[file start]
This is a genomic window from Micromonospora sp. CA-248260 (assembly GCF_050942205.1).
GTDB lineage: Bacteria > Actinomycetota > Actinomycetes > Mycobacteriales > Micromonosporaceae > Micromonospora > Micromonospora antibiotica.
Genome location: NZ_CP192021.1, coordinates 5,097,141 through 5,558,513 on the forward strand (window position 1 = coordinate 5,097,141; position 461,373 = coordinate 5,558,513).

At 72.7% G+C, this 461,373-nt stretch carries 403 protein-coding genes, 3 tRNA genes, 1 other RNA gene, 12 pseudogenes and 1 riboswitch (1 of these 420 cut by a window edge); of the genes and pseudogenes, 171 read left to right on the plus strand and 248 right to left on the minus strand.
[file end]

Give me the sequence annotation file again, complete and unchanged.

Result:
This is a genomic window from Micromonospora sp. CA-248260 (assembly GCF_050942205.1).
GTDB lineage: Bacteria > Actinomycetota > Actinomycetes > Mycobacteriales > Micromonosporaceae > Micromonospora > Micromonospora antibiotica.
Genome location: NZ_CP192021.1, coordinates 5,097,141 through 5,558,513 on the forward strand (window position 1 = coordinate 5,097,141; position 461,373 = coordinate 5,558,513).

At 72.7% G+C, this 461,373-nt stretch carries 403 protein-coding genes, 3 tRNA genes, 1 other RNA gene, 12 pseudogenes and 1 riboswitch (1 of these 420 cut by a window edge); of the genes and pseudogenes, 171 read left to right on the plus strand and 248 right to left on the minus strand.